Last Thursday Andrew Leslie, 52, woke up at 4.30am BST at his home in east London for his mother’s funeral. It was about 10,000 miles away in Sydney, Australia.
Australia’s strict coronavirus rules have left Andrew, an IT worker, unable to catch a return flight on time. He had no choice but to say “surreal” goodbye to his beloved 92-year-old mum, Helen, via an online live stream.
“I really can’t describe the sadness and grief that I felt over the past few weeks, we always thought we were only 24 hours from home,” says Andrew.
When his mother was taken to hospital after falling four weeks ago, Andrew and his wife, Anu, 49, searched for flights to Australia, only to find that when they could fly there and complete the mandatory two-week quarantine in Australia, they would still be “weeks too late” to see her mother.
Heartbroken at being separated from his mother and four siblings in Australia, Andrew and Anu recorded video messages for his sister to show to Helen before her death.
“We told him how much we love and miss him, and we talked about some of the good memories we had together,” he says.
After a “very moving” funeral, Andrew still finds it difficult to accept his mother’s death. “I don’t know if we really handled it from here, it seems too detached.”
Andrew’s experience is one of thousands of stories of heartache, anger and separation – after Australia passed some of the world’s toughest travel restrictions.
In March, his government urged Australian citizens and residents living abroad who wanted to return home to do so as soon as they could.
Days later, the country closed its borders to everyone except Australian citizens and permanent residents.
The government has banned people from leaving the country without exemptions, and few are granted. All arrivals to Australia must be quarantined at a designated hotel for 14 days, at an approximate cost of approximately USD 3,000 (£ 1,650) per adult.
Australia has also imposed strict limits on the number of arrivals allowed to enter the country – with a cap of around 4,000 people per week. And airlines – which must adhere to the caps – regularly cancel flights and tickets.
About 27,000 Australians stranded abroad have registered with the government to return home, Australian officials said. But earlier this month, Australia’s Airlines Representatives Council – which represents the airlines – estimated there would likely be 100,000 Australians stranded abroad, including 30,000 in the UK.
‘I was told to find a homeless shelter’
For Sandi James, a doctoral researcher, psychologist and qualified teacher, what was supposed to be a 10-day work trip to Dublin has turned into a deadlock month in the UK without a job or stable accommodation.
Sandi, 51, traveled from Australia to a conference in Dublin in March, where his wife Jennifer, 54, joined her from Thailand.
Sandi was then due to travel to Malaysia for work – but says hours before she could board the plane the country closed its borders. Thailand did the same that month.
Sandi traveled to London after being offered a room while awaiting her return to Australia. She tried to book a return flight in April, but the earliest she could get one was July 6.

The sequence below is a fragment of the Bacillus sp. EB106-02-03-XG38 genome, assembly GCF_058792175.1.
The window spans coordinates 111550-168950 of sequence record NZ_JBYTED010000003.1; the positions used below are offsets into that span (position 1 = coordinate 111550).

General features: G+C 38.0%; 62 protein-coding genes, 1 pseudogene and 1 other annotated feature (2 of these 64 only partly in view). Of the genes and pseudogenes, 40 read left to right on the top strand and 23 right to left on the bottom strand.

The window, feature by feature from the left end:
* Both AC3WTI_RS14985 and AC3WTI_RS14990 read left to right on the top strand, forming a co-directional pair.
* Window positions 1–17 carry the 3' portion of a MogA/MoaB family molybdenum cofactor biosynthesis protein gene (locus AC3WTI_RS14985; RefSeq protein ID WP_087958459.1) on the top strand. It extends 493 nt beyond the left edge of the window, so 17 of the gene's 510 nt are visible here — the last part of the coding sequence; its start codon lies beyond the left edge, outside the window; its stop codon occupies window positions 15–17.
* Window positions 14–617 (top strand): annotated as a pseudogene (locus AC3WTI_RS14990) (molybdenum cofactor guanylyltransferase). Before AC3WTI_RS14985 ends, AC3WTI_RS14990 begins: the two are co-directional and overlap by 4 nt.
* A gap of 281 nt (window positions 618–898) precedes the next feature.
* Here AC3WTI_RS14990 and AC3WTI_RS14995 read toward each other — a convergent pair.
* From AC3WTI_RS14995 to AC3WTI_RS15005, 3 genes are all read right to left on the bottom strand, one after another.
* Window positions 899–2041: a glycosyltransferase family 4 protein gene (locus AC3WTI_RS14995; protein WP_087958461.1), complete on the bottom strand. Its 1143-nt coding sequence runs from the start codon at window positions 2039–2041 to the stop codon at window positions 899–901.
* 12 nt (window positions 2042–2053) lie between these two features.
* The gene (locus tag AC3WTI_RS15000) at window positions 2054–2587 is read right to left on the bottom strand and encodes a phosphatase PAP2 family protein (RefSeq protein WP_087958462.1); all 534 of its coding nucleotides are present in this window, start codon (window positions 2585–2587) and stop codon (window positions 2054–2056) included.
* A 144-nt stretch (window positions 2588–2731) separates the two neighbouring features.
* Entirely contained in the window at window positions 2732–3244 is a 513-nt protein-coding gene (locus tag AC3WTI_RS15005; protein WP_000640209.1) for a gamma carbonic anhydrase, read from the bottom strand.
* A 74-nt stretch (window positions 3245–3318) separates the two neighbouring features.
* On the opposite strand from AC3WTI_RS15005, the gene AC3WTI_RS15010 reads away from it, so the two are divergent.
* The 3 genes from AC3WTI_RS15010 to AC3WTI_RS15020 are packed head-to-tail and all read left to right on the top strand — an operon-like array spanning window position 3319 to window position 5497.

Without a job or permanent housing, she called the Australian High Commission in London for help, but told her they told her to contact a local council about housing for the homeless. “I hung up the phone. I just couldn’t speak. I wanted to yell at them.
The Commission did not respond to the BBC’s request to respond to this claim.
After her first flight was canceled, Sandi was unable to catch another last minute flight and says she “gave up” on trying to get back to Australia.
Sandi, who is currently staying at a youth hostel in Bristol, says the whole ordeal has severely damaged his mental health. She has now started the expensive process of applying for an ancestry visa in the UK, with the aim of getting work, and I hope to bring Jennifer here.
“I’m stuck here alone, and I’m having a hard time. I can’t do this on my own anymore, I need her.
For first time mom Carly McCrossin, 38, every day her five month old daughter, Ailish, grows up is a heartbreaking reminder that her family in Australia is missing out on these special moments.
“I was so upset, because I was going to put away her newborn clothes,” she says, “and take out the three-month-old clothes”.
Her mother was due to travel to the UK before Carly gave birth. But in a ‘horrific’ phone call, Carly and her husband, who live in south London, agreed that she shouldn’t come to the UK, fearing they might find themselves stranded here – a decision that they only had a few hours to take before the borders closed.
Unable to “do nothing”, she launched a new campaign, with the aim of chartering a plane to fly other babies confined to Australia to meet their families.
With 400 families registered to date, Carly has started the “slow process of getting things done,” including speaking to airlines and charter companies. The cheapest private hire quote so far has been around € 900,000 (£ 497,000) for a return.
The Australian government is due to review the caps for people entering the country on October 24 and recently said it would increase capacity to around 6,000 people per week. But many stranded Australians say it is not enough.
And it might be too late for Carly. She had planned to return home with Ailish in October for three months before returning to the UK in January.
Instead, she went in search of baby clothes that no longer fit her daughter. “I kept asking myself, how did my mother not see my baby?” “